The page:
September 24, 2015 - 6:45 pm No Comments

After a quick stop at the pretty train station in Montpellier, France, we were back on the train to Spain.

Montpellier Train Station

Soon, it started looking more like Spain outside. More Spanish tile, more horses, more shrubs.

Finally, we were in Barcelona. We hung around for about 45 minutes until Fredy, Nader, and Ally showed up. It turns out that Nader and Ally missed the train because they were busy shopping for some birthday treats for me! This crew is too awesome. ­čÖé They handed me a box of pastries, a bottle of wine, and a bottle of J├Ągermeister, from which everyone took a shot. Getting the birthday started right.

It was already late in the evening, so after dropping our bags, we headed out for a birthday night on the town. Fredy helped me pick out a tapas buffet place for dinner, and then a street vendor helped us find a secret drinking hole called the Black Sheep. The 10 of us proceeded to drink 15 L of sangria. A great birthday.

Our first full day in Barcelona started with an orientation walk past some famous Gaud├ş buildings.

Casa Milà

And then, La Boqueria, a giant covered market that reminds me a lot of the Great Market Hall in Budapest. Vendors sell fruit juices, ham, and sheep penis, among other things. Ham, especially in prosciutto form, is everywhere in Spain.

Jamón at La Boqueria

Then a small group of us headed to Barcelona’s crown jewel, Sagrada Fam├şlia. The basilica was designed by Gaud├ş, and he worked on it until his death in 1926. Definitely stylish and unique, but unfortunately the exterior was covered in cranes and scaffolding. The building will be under construction for another 15 years or so to complete Gaud├ş’s original vision. Inside, the late afternoon sunlight streamed in through the red stained glass windows, but the interior is a bit smaller and simpler than I thought given the ornate exterior. Huge sections of the floor were corded off for construction work, making it hard for me to get all the angles for my photos.

Sagrada Família

Sagrada Família

Of course, they yelled at me for laying on the ground and using my tripod to get shots of the glorious ceiling. I think gift shop revenue was the reason here.

Sagrada Família

Me at Sagrada Família

View from Sagrada Família

After dinner and a few drinks, a few of us splintered off and went to a dance club. I showed off some of my sweet dance moves, and we partied into the wee hours of the morning.

My second day in Barcelona started with a trip to Park G├╝ell, a giant space laid out and designed by Gaud├ş. I found the park a little plain, though it seems that the poor illustrations on the park map led me to miss a big chunk of it.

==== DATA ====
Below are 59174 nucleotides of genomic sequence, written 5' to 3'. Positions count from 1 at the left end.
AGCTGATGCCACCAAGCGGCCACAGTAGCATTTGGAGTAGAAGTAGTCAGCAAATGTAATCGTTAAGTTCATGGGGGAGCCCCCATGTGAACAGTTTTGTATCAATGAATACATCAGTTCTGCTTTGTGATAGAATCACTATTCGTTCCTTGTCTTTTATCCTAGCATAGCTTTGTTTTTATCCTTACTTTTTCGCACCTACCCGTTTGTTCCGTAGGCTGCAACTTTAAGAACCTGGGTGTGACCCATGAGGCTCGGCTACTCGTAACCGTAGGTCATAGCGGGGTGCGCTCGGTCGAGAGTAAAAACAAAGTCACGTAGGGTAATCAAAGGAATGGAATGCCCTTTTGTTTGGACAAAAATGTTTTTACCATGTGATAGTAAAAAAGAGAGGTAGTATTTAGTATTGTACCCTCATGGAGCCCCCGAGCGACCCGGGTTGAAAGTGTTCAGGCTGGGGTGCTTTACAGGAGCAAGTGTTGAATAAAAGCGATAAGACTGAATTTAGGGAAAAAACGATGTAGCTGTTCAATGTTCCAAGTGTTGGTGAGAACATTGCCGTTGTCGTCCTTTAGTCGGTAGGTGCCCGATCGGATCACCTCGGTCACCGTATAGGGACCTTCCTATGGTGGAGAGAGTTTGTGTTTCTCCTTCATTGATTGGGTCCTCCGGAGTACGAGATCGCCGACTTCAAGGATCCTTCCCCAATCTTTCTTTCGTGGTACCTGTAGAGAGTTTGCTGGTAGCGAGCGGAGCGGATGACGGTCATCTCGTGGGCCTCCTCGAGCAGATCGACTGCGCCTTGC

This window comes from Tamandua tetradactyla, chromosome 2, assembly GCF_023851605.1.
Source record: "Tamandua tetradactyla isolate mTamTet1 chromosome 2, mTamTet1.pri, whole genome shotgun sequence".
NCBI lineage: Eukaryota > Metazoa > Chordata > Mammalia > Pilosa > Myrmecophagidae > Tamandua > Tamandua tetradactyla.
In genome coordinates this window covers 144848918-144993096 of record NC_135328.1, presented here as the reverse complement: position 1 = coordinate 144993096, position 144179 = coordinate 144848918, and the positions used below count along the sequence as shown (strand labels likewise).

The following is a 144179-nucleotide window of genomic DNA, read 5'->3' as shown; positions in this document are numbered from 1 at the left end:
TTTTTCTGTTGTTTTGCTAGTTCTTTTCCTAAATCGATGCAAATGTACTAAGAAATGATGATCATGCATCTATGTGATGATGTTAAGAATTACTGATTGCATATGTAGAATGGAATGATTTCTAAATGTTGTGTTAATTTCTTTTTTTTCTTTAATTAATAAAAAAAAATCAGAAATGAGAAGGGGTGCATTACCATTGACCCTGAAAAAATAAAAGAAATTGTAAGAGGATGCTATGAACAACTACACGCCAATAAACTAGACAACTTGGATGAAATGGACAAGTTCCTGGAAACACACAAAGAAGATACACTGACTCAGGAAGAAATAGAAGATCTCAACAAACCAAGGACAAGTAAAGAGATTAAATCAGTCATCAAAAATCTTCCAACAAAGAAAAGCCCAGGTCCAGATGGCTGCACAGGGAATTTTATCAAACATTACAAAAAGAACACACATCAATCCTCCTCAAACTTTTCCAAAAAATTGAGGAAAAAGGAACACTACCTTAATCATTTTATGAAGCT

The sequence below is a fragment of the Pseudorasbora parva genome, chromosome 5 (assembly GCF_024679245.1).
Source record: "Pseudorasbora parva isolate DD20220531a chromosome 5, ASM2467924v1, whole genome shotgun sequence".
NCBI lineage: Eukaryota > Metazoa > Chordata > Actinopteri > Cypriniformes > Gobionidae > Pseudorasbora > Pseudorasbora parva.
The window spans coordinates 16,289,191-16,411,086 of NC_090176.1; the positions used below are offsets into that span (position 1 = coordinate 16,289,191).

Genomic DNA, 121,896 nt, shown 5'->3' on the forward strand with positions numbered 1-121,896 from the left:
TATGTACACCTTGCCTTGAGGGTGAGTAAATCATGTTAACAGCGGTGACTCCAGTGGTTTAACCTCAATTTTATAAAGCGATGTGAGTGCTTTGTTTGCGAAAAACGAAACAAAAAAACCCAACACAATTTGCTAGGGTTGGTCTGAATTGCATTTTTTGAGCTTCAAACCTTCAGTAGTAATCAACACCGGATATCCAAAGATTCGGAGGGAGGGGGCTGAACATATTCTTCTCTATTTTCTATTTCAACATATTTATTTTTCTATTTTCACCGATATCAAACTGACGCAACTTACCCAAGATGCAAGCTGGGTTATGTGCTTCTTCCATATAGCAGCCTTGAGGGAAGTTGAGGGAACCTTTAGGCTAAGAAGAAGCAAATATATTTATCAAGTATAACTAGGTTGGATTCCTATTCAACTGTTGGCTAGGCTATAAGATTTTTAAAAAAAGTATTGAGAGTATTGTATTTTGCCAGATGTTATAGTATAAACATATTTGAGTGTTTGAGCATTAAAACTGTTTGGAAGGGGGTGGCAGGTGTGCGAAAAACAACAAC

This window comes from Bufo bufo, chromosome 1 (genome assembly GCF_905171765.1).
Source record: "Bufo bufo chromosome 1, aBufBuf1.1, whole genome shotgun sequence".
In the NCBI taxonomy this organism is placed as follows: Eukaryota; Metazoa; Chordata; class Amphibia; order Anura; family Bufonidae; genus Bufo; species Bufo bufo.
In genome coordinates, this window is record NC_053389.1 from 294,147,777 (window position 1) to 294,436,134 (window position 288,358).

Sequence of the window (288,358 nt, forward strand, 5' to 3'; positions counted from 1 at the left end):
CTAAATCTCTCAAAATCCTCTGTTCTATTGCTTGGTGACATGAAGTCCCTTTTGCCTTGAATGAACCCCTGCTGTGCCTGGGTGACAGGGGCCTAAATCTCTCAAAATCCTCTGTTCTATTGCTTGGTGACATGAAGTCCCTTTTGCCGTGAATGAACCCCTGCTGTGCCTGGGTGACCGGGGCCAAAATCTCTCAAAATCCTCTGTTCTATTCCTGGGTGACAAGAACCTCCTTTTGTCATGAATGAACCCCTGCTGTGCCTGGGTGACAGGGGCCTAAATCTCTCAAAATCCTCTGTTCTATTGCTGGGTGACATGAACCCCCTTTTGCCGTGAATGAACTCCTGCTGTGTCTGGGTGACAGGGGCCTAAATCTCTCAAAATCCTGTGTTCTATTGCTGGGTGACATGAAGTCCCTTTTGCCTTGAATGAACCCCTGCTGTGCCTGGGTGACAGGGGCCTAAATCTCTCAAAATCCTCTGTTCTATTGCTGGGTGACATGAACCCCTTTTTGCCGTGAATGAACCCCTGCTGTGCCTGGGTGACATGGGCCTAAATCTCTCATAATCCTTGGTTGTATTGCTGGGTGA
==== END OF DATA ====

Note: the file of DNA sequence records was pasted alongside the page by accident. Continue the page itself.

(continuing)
El Drac

The Hypostyle Room

Window in Casa del Guarda

With his curves, geometric shapes, mosaics, and chunky concrete, Gaud├ş has styled the entire city and given Barcelona a unique feel. It’s an old city with a lot of beauty and charm, like Prague. I can see how people consider it to be one of Europe’s great cities.

The Spanish, it seems, are more varied in size and color than Italians, but a good-looking people as well. They’re not quite as gregarious as Italians, but they do seem content and happy to be alive. Here in Catalonia, they speak Catalan, similar to Spanish in a lot of ways but distinct enough for native Spanish speakers to have trouble with it. I’m no cunning linguist, but Old World Spanish sounds like New World Spanish with a lisp. So it’s “Barthelona”, not Barcelona.

I stopped at the highly-rated Palau de la M├║sica Catalana, a concert hall in the middle of town. The short tour was interesting, and the interior is dazzling.

Palau de la M├║sica Catalana

Palau de la M├║sica Catalana

Palau de la M├║sica Catalana

Then a quick stop at Barcelona’s Arc de Triomf, where they were having some sort of wine festival.

Arc de Triomf

I met up with Nader and headed to Barceloneta, one of the city’s most popular beaches, for the rest of the afternoon. It was packed with locals and tourists alike. The sand was course, but it was the first real beach we’ve been able to enjoy on this trip.

Mojito on Barceloneta Beach

The Mediterranean Sea on my Feet

Barceloneta Beach

W at Barceloneta Beach

Nader and I took a stroll down the beach and soon found ourselves surrounded by naked men. One nicely tanned gentleman was feeding pigeons.

Our big finish to Barcelona was a dazzling fireworks show by the Pla├ža d’Espanya. It was probably the longest and best choreographed show I’ve ever seen, better than anything I’ve seen on DC on the 4th of July. Fredy says that they put on big fireworks shows like that every weekend in Barcelona, which is pretty amazing if it’s true.

Fireworks at Pla├ža d'Espanya

Fireworks at Pla├ža d'Espanya

Next stop is Valencia (“Balenthia”), a place I’ve never heard of but is supposed to be pretty cool. We’re now on the bus for 4 hours. Should be there soon.

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